Projective Cities Leonhard Clemens, Exit Parliament: The Hotel as a Political Institution, 2016

Director Sam Jacoby, Staff Mark Campbell, Maria Shéhérazade Giudici, Platon Issaias

The two-year MPhil in Architecture and Urban Design (Projective Cities) seeks brilliant thinkers, gifted designers and critical writers with an interest in the future of our cities and new research careers. Offering candidates the opportunity to pursue original research and design across architecture, urban design and territorial planning, the programme prepares students for longer-term investigations supported by a rigorous methodological framework and individual supervision. Although conceived as a stand-alone degree, many graduates of Projective Cities choose to pursue advanced PhD studies, as well as teaching and research-based practices. Projective Cities advances design research both as an intellectual problem - exploring the relationship between theory and design for a changing disciplinary knowledge production - and as a practical problem - how design research can affect practice in new ways. Within these closely related investigations, equal weight is given to written and designed research.

The ambitions of the programme are framed by the propositions that the urban and its cultural, socio-political, environmental and economic contexts are defined by design operatives at different scales; and that architectural and urban plans are collective outcomes of these contexts. Architecture and urbanism are seen as symbiotic modes of enquiry driven by relevance and agency within a field which is defined in terms of a series of distinct diagrams that are always socio-political and spatial.

The taught first year introduces students to research methods, academic writing, advanced analytical techniques and computation as they prepare for their independent dissertation projects. This is developed in the following year through design research, speculative proposals and critical writing, with the dissertation accounting for two-thirds of the programme.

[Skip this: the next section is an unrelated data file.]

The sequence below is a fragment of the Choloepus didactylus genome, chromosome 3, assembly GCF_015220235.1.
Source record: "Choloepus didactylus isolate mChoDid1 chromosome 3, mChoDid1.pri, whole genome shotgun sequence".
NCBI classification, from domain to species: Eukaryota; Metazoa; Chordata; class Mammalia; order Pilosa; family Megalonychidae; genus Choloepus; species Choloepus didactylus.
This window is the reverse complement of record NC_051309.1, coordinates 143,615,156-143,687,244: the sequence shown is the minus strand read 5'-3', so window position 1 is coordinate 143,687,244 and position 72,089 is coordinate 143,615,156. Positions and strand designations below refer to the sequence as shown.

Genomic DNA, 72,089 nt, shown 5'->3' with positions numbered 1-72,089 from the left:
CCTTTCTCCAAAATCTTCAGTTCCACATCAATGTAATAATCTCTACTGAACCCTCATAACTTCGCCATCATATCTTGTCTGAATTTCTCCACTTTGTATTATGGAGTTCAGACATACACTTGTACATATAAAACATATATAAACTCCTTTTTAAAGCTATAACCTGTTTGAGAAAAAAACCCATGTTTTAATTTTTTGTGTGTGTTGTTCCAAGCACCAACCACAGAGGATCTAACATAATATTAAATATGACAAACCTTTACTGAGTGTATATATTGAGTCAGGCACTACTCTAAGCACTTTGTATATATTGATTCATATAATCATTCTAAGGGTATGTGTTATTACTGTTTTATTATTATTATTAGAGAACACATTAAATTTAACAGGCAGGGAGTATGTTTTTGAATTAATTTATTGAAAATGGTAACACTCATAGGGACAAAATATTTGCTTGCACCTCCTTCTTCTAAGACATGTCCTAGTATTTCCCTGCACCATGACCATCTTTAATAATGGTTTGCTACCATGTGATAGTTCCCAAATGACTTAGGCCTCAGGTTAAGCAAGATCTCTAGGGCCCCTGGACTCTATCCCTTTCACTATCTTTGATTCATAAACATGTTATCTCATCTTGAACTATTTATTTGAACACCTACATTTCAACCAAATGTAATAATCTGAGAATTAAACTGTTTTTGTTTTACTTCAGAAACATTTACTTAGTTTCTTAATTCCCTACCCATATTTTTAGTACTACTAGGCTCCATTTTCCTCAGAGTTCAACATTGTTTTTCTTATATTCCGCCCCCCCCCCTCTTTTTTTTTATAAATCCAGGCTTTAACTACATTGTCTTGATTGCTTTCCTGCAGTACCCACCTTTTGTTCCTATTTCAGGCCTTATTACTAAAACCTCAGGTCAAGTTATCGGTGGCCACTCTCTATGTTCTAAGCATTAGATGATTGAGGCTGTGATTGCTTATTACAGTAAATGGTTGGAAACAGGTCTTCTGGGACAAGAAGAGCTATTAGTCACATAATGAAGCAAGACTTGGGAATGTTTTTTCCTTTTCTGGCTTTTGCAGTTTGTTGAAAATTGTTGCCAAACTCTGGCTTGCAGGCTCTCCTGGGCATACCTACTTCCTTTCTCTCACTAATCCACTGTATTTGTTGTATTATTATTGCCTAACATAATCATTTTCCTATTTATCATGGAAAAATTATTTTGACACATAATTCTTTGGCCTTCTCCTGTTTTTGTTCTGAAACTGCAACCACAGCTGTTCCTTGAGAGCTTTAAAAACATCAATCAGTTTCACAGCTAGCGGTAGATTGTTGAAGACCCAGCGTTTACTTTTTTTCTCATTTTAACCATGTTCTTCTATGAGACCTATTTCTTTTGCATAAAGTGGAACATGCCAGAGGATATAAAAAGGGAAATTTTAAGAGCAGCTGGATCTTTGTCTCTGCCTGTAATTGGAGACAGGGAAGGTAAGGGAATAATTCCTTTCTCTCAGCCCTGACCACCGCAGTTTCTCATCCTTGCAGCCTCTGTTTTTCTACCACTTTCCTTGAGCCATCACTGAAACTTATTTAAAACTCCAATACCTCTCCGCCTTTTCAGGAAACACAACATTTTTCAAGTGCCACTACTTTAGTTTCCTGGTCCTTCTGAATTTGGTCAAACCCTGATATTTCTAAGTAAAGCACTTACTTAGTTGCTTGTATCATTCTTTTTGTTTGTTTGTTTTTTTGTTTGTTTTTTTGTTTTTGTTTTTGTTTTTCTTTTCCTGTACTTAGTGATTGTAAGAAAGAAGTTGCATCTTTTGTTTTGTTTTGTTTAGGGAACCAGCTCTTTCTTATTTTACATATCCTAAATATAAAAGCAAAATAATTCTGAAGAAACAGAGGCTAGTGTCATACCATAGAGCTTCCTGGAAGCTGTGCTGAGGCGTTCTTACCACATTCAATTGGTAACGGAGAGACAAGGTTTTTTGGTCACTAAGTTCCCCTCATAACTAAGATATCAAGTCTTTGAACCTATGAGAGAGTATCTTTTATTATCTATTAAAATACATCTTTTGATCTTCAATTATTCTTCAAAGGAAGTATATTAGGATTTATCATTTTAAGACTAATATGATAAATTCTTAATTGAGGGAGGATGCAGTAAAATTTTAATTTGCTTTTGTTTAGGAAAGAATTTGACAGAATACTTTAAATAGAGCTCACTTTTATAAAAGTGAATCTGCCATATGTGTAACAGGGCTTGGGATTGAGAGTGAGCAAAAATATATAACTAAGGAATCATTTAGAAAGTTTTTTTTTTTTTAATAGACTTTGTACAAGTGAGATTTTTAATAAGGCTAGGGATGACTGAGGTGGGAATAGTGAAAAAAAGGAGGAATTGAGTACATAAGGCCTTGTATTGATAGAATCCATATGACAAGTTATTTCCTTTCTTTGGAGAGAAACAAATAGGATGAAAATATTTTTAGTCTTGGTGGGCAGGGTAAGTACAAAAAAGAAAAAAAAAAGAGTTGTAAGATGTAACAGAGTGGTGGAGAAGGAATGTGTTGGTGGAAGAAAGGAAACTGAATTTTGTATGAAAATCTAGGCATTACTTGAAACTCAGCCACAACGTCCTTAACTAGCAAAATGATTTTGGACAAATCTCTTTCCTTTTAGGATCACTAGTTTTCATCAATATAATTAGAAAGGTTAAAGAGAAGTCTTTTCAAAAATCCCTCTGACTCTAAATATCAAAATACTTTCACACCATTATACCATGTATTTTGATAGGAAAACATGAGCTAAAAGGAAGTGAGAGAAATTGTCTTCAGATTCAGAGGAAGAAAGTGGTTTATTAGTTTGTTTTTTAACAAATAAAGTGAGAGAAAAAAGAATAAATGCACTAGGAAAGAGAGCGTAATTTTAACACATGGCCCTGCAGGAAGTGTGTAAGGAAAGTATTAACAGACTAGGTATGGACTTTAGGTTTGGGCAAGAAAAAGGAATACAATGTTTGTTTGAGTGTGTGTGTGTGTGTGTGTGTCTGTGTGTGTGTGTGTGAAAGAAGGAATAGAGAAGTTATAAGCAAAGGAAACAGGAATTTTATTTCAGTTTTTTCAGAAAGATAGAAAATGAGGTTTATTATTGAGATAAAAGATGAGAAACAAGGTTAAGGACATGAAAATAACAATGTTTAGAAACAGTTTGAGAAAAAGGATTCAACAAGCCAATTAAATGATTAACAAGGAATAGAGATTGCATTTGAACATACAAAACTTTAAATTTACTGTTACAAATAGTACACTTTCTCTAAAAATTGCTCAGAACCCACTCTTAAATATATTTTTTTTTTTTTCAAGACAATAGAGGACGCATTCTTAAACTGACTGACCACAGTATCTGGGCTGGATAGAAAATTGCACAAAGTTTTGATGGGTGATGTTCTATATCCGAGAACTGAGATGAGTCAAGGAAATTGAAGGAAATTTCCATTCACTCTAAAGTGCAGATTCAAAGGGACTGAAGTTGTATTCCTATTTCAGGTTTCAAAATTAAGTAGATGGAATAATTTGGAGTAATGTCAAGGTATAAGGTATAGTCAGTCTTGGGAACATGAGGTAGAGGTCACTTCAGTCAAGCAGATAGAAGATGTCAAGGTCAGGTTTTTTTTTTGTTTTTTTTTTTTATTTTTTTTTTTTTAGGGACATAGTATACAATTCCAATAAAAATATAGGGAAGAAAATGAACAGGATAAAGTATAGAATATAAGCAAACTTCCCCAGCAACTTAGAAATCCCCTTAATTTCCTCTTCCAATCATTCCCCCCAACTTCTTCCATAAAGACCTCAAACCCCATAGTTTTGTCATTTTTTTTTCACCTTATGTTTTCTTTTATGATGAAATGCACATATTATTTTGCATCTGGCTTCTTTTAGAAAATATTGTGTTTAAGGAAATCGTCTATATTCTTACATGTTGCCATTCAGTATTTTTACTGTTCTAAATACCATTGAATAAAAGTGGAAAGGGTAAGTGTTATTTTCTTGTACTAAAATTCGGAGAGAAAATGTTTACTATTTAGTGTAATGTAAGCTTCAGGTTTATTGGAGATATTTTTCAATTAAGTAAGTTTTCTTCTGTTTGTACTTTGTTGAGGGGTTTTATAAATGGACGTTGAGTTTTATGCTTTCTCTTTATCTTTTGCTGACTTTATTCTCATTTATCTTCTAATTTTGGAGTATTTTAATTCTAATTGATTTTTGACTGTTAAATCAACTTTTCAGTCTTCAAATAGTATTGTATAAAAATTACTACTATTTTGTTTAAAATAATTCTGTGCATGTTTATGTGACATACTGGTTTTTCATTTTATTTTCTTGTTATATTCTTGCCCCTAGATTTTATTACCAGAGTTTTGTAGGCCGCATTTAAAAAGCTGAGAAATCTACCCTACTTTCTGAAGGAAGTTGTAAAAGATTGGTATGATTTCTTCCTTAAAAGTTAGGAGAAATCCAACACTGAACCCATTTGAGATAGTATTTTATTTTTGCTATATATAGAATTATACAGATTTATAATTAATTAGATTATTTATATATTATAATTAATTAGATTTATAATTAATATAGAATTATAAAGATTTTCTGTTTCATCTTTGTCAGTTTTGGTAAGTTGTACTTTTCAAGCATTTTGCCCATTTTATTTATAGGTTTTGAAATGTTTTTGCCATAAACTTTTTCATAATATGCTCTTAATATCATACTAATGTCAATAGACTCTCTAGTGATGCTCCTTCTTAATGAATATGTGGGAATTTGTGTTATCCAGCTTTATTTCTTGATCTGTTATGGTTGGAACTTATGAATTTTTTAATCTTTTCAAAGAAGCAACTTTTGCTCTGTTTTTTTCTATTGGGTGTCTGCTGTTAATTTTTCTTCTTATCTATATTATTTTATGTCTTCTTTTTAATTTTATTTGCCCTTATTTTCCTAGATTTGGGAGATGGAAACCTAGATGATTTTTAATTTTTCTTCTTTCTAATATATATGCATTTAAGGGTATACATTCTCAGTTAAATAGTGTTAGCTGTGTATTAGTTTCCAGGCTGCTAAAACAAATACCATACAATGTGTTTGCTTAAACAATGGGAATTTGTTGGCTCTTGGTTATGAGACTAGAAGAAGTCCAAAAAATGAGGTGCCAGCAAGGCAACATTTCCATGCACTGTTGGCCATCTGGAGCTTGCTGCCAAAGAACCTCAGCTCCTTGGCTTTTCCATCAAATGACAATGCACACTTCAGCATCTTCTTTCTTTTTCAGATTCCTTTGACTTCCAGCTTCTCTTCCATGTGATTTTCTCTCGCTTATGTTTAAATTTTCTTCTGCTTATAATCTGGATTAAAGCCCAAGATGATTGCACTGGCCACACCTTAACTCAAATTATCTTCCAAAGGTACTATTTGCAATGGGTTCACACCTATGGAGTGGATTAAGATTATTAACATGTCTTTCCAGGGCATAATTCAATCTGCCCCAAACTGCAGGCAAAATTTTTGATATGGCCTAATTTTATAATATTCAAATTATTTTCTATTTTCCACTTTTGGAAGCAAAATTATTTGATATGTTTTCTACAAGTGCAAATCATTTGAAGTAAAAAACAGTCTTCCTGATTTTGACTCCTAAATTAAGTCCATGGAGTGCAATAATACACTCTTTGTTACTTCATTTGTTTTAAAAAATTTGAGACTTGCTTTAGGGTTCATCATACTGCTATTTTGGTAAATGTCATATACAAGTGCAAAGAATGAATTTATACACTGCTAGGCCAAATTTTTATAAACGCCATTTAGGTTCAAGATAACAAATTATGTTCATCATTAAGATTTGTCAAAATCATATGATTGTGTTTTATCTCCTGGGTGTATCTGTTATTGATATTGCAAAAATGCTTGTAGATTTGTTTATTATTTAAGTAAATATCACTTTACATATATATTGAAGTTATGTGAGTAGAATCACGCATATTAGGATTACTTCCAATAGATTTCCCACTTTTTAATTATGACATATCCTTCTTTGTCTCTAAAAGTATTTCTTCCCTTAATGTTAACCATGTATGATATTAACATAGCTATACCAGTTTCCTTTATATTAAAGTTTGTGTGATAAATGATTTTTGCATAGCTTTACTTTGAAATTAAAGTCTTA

Sam Jacoby holds an AA Diploma and a PhD from TU Berlin in architectural history and theory. He has worked in the UK, Germany, the US and Malaysia and has taught since 2002 at the AA, as well as at the University of Nottingham, the Bartlett, Staatliche Akademie der Bildenden Künste Stuttgart and Royal College of Art. He has directed Projective Cities since 2009.

Maria Shéhérazade Giudici holds a PhD from TU Delft and is founder of the publishing and educational platform Black Square and coordinator of the history and theory course at the School of Architecture at the RCA. Before joining the AA, she taught at the Berlage Institute and BIArch Barcelona and worked on large-scale urban plans with offices BAU Bucharest, Donis Rotterdam and Dogma Brussels.

Mark Campbell directs the MPhil in Media Practices at the AA School. Currently a visiting professor of architecture at Southeast University, Nanjing, he has taught at the Cooper Union, Princeton and Auckland University. Previously managing editor of Grey Room and the Cooper Union Archive, he is the author of Paradise Lost.

Platon Issaias studied architecture in Thessaloniki, Greece, and holds an MSc from Columbia University and a PhD from TU Delft. He is a visiting lecturer at the RCA and has taught at the Berlage Institute and in the MArch Urban Design programme at the Bartlett.

Programme site

Projects Review 2017


Graduate Admissions Team AA School of Architecture
36 Bedford Square
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T: 020 7887 4067 / 4007

Links & Downloads


Prospectus 2016-17
Foundation Course Booklet

Graduate Prospectus


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